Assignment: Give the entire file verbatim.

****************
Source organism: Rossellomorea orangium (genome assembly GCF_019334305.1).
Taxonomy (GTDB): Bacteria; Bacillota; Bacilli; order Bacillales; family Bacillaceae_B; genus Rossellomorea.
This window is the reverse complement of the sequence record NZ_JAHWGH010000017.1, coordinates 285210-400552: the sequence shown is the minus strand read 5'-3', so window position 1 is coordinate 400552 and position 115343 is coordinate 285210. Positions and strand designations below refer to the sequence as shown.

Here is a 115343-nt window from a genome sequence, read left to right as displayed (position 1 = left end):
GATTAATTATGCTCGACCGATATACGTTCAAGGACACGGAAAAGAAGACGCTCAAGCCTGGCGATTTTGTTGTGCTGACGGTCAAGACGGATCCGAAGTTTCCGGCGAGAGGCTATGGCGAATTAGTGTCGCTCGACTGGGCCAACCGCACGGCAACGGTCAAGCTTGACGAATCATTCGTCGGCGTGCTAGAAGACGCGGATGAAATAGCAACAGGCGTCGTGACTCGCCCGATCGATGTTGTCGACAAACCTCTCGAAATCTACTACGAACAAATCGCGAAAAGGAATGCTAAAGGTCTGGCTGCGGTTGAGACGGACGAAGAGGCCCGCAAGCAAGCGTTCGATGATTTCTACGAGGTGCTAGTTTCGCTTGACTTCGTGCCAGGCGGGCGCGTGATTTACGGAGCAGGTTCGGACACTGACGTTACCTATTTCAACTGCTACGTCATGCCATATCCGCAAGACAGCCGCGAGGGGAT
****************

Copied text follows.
Source organism: Rossellomorea orangium (genome assembly GCF_019334305.1).
Taxonomy (GTDB): Bacteria; Bacillota; Bacilli; order Bacillales; family Bacillaceae_B; genus Rossellomorea.
This window is the reverse complement of the sequence record NZ_JAHWGH010000017.1, coordinates 285210-400552: the sequence shown is the minus strand read 5'-3', so window position 1 is coordinate 400552 and position 115343 is coordinate 285210. Positions and strand designations below refer to the sequence as shown.

Here is a 115343-nt window from a genome sequence, read left to right as displayed (position 1 = left end):
GATTAATTATGCTCGACCGATATACGTTCAAGGACACGGAAAAGAAGACGCTCAAGCCTGGCGATTTTGTTGTGCTGACGGTCAAGACGGATCCGAAGTTTCCGGCGAGAGGCTATGGCGAATTAGTGTCGCTCGACTGGGCCAACCGCACGGCAACGGTCAAGCTTGACGAATCATTCGTCGGCGTGCTAGAAGACGCGGATGAAATAGCAACAGGCGTCGTGACTCGCCCGATCGATGTTGTCGACAAACCTCTCGAAATCTACTACGAACAAATCGCGAAAAGGAATGCTAAAGGTCTGGCTGCGGTTGAGACGGACGAAGAGGCCCGCAAGCAAGCGTTCGATGATTTCTACGAGGTGCTAGTTTCGCTTGACTTCGTGCCAGGCGGGCGCGTGATTTACGGAGCAGGTTCGGACACTGACGTTACCTATTTCAACTGCTACGTCATGCCATATCCGCAAGACAGCCGCGAGGGGAT